Clear as the margin was, it came after a series of twists and turns: in April 2021, an initial vote won by the old-guard CTM union was contested among allegations of fraud and destroyed ballots. The Mexican Labor Department ordered a new election while, at the same time, the United States filed a complaint through the Rapid Response Labor Mechanism (RRLM) included in the United States-Canada-Mexico Agreement. In August, a slim majority of workers voted to reject a new collective agreement, paving the way for the SINTTIA triumph months later.
And despite worries that the novice union wasn’t going to be able to negotiate a convincing contract with the automotive behemoth, in just fifty days it came away with an 8.5 percent pay rise (on what remains a miserably low wage of about twenty-five US dollars a day), an increase in productivity bonuses, and the right to intervene in a greater range of workplace matters. The SINTTIA story is all the more significant for taking place in one of the nation’s most conservative bastions: Guanajuato was the only state AMLO failed to win in 2018.
In March, the independent union SNITIS won its election at the Tridonex autoparts plant in Matamoros with 80.4 percent of the vote. Owned by the US company Cardone, the plant had also been the subject of an RRLM complaint by the United States for anti-labor organizing, leading to a compensation settlement for fired workers. Then, in April, SNITIS won again at a Panasonic Automotive Systems plant in Reynosa, Tamaulipas, with a nearly identical percentage. Although the vote took place under tense conditions, with some two hundred CTM members grouped outside of the plant, the process was successfully completed and certified.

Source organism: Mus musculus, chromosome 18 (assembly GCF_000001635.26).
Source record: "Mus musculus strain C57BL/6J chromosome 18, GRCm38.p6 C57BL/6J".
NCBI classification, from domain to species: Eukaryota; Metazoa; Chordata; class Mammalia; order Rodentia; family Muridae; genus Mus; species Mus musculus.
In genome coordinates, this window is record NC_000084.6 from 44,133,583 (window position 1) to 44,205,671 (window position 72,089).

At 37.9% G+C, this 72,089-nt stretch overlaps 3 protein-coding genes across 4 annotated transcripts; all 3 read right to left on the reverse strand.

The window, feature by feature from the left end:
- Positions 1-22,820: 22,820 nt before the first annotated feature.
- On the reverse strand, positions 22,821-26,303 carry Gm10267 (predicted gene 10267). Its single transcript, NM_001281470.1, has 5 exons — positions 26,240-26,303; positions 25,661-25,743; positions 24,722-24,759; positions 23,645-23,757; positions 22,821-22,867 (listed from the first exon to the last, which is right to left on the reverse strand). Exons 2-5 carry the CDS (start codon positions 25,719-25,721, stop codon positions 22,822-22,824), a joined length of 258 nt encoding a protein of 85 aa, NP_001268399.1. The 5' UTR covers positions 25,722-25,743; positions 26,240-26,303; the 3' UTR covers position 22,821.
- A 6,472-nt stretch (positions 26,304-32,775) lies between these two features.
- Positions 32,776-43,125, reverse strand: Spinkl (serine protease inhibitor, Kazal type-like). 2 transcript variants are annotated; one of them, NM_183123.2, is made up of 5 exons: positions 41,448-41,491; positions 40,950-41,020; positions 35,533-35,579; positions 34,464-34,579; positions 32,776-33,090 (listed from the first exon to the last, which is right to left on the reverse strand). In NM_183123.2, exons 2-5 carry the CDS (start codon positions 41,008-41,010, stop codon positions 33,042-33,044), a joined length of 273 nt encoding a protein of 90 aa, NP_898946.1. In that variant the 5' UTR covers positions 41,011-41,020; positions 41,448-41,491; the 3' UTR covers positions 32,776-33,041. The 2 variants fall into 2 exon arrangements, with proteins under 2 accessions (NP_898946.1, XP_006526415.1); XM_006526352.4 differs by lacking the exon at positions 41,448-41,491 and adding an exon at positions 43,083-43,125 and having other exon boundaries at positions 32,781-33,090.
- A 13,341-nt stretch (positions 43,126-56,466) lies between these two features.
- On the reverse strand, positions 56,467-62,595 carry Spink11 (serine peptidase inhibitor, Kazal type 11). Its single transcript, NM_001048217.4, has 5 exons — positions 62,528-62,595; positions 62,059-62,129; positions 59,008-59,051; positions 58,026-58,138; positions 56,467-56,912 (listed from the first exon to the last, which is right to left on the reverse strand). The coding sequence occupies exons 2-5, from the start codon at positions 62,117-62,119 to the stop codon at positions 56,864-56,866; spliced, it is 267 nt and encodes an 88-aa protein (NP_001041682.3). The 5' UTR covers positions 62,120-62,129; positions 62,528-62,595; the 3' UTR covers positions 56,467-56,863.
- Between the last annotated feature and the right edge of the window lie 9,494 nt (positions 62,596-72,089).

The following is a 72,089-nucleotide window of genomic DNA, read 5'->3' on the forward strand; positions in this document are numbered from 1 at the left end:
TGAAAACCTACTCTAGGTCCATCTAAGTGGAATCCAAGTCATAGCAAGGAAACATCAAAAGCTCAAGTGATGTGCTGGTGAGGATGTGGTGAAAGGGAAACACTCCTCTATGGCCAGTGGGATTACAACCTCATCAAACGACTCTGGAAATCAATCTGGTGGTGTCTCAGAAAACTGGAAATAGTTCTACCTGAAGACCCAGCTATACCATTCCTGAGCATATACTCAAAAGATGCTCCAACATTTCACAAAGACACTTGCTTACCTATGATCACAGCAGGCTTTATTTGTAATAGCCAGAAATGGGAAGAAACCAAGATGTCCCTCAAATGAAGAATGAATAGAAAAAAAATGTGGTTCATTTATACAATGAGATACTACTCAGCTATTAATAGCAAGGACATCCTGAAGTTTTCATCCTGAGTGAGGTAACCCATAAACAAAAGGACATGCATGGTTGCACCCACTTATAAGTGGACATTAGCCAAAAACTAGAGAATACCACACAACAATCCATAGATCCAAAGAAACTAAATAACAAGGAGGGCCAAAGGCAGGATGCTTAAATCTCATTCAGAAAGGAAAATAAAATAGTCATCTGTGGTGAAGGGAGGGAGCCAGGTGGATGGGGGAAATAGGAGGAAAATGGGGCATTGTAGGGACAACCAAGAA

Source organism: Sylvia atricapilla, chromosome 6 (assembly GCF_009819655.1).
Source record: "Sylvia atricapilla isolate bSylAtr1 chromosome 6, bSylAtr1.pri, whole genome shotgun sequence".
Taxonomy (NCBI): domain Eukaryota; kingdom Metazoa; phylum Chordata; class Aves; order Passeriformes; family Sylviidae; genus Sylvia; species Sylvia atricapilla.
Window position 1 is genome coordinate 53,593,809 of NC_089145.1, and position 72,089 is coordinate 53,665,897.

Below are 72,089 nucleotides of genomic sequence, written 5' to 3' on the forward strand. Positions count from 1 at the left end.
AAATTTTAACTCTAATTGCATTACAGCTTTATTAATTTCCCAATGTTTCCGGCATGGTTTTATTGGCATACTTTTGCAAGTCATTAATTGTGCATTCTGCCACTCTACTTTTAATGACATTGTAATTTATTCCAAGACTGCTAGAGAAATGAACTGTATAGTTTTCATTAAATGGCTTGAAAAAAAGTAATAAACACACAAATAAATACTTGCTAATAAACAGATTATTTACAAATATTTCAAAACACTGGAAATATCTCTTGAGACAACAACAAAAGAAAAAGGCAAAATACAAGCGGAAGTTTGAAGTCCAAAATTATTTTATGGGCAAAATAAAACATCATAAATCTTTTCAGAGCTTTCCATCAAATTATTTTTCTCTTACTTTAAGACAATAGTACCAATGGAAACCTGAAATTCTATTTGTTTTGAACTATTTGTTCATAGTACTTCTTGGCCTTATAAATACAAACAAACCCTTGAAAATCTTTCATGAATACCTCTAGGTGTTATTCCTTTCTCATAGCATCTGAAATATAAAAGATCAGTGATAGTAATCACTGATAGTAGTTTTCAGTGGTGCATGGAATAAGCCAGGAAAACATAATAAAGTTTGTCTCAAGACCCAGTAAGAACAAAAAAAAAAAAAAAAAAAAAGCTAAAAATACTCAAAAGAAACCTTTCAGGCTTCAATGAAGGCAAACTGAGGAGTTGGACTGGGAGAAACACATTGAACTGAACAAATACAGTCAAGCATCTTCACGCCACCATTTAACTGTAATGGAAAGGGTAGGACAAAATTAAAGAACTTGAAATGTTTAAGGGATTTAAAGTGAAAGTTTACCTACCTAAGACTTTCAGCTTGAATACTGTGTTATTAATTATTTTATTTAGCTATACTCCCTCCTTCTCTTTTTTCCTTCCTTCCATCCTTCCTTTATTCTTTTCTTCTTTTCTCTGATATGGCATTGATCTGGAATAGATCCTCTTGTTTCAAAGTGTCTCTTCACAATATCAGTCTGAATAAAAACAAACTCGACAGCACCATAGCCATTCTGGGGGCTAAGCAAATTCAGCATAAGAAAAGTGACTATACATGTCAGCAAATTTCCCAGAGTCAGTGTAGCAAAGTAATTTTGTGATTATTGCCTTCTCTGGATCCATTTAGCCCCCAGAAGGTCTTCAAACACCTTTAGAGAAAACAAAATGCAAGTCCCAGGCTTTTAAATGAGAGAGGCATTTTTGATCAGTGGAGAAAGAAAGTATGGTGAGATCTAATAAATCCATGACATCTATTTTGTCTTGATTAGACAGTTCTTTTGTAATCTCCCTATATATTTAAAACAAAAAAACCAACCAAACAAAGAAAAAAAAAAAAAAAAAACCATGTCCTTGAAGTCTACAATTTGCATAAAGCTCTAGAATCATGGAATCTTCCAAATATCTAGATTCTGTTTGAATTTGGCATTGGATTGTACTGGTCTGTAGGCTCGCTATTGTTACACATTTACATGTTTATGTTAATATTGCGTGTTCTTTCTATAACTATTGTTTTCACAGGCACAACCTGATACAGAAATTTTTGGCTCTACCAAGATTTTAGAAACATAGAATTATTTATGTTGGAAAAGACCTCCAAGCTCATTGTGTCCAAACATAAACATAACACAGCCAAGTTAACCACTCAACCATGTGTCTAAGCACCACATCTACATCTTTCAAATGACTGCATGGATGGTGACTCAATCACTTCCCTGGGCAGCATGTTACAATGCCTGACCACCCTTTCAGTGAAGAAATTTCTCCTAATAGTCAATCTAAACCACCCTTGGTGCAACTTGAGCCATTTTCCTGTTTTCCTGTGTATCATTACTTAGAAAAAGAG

But for every two steps forward, there has been either marching in place or a frustrating step back. A strike at the state news agency Notimex has dragged on for nearly three years with no end in sight. And at the powerful oil workers’ union for the state company Pemex, an ally of the legendarily corrupt former leader Carlos Romero Deschamps won handily, thanks to a fragmented slate of opposition candidates and the government’s unwillingness to act on apparent violations of union statutes during the contract renewal process, or a series of complaints leveled against the election itself.
Despite the welcome passage of the 2019 reforms and a companion law reining in outsourcing, labor issues have occupied a surprisingly small part of public debate over the first four years of AMLO’s “Fourth Transformation.” Union questions rarely come up in his daily press conferences, in the communications of MORENA officials and members of Congress, or in the debates that rage between the president’s supporters and detractors on social media. The president’s social programs, moreover, are dominated by direct transfer mechanisms to individuals that eschew intermediary and collective organizations entirely.